My aunt told us this story yesterday- she went to our small town post office to get a parcel for my cousin. There was an old man queueing up to do a banking (Amanah Saham) transaction. He wasn't sure what form to use, so my kind aunt assisted him. He asked some people to help him fill up the details on the form, but none was willing to. Seeing that, my aunt offered to help. When she asked him how much money would he like to bank in, he said "ten, and 500 for the wife". It turned out that he was banking in "10,000". He gave my aunt a 10 ringgit tips after she had completed the two forms for him. She refused, but he insisted...and I bet those three people he approached to help him earlier were shocked to know he had that much money to bank in.
Well, he reminds me of my late grandfather, my aunt's father. He used to go to town wearing simple clothes, and a baseball hat, with his old green kantung (canvas sling bag) that had seen better days. He would sell bahar (coconut sap) at the weekend tamu (open market) and since he was the only one that had a licence to sell 'alcoholic beverages' in the whole tamu then,(bahar is alcoholic!), he would let others sell under his name and taxed them RM1 per day. Being the hardworking man he was, he often managed to bank in quite a large amount of money at a time, just like the old man that my aunt helped. My grandfather was illiterate, unless if you consider being able to write his name and a few simple sentences literate. [The most hilarious thing he ever wrote was "PANABUT (Penyabut) ATAS ATAP" (screwdrive on the roof),on one of the walls of his house, that was meant for his children, but could have easily gotten him robbed if the wrong party saw it. Anyway, that was 'ama' = 'father' (that's what his children, grandchildren and great-grandchildren called him)].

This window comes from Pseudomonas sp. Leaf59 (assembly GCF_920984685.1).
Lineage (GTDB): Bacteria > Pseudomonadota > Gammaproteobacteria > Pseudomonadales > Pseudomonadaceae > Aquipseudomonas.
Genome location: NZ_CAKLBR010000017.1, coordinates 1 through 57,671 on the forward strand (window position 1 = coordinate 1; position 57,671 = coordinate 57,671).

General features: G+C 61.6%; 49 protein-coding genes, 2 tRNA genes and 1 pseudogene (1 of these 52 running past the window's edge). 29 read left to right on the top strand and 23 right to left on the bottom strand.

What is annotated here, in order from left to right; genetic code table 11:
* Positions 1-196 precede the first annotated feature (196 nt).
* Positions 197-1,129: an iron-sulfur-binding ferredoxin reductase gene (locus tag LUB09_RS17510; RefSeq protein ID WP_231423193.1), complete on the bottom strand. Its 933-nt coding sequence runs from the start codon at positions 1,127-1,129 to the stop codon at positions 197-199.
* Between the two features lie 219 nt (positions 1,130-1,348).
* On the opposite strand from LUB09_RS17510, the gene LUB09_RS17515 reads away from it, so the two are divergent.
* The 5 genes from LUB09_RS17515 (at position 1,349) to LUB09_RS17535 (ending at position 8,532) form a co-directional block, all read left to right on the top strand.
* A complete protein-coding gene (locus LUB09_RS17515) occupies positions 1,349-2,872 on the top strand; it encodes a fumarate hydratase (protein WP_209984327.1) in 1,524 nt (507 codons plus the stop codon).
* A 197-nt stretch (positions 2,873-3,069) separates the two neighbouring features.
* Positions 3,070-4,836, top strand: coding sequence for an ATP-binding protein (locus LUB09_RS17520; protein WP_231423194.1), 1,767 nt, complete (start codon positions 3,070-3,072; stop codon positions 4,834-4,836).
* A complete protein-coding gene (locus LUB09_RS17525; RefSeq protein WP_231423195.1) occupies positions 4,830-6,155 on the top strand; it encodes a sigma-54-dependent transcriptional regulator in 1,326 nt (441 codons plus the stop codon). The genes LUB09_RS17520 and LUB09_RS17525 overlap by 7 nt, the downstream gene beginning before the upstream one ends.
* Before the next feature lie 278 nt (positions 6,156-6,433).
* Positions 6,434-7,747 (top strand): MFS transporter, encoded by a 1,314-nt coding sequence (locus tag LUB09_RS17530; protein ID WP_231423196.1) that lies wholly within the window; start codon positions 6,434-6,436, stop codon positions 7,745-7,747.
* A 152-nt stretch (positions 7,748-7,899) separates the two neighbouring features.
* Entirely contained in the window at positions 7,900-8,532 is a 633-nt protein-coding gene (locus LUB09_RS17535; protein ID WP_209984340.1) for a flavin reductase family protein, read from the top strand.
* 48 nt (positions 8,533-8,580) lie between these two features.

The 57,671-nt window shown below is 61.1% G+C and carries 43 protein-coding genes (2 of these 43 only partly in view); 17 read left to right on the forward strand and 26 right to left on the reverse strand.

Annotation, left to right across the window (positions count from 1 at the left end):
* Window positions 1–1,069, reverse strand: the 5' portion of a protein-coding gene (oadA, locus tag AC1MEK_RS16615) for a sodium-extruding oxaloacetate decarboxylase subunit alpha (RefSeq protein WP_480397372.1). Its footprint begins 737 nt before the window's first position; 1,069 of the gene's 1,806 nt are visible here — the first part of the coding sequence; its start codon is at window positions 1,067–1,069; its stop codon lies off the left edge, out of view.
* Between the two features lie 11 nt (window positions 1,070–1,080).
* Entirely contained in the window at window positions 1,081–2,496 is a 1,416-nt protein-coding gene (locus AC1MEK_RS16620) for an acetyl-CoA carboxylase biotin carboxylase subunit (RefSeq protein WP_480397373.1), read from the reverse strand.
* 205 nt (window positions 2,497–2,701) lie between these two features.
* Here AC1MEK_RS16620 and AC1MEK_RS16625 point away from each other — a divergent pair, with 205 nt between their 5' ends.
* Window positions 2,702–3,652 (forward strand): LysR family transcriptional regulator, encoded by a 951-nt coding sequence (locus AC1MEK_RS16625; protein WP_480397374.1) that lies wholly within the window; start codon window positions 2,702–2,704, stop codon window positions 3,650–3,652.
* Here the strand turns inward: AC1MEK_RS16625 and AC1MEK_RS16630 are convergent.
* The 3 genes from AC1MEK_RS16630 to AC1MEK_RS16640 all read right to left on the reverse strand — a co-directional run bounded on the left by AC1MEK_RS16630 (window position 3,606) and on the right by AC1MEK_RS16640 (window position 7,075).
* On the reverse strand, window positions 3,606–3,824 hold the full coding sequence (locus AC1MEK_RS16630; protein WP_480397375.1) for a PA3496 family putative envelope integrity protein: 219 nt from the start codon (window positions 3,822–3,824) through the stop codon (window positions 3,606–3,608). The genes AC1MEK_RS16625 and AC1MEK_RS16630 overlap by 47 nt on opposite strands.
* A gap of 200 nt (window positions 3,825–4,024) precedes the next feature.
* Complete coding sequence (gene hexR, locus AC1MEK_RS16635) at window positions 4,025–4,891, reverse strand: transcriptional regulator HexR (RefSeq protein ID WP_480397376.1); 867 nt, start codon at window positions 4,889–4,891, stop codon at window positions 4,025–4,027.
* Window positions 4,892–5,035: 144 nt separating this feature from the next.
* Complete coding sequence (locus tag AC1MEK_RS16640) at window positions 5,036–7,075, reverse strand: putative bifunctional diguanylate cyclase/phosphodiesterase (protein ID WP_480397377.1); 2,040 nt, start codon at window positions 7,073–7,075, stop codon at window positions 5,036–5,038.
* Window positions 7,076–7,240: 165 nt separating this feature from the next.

Moral- an ugly looking Dusun person might have lots of money on them.
(phew, writing this makes me miss my late grandfather very much)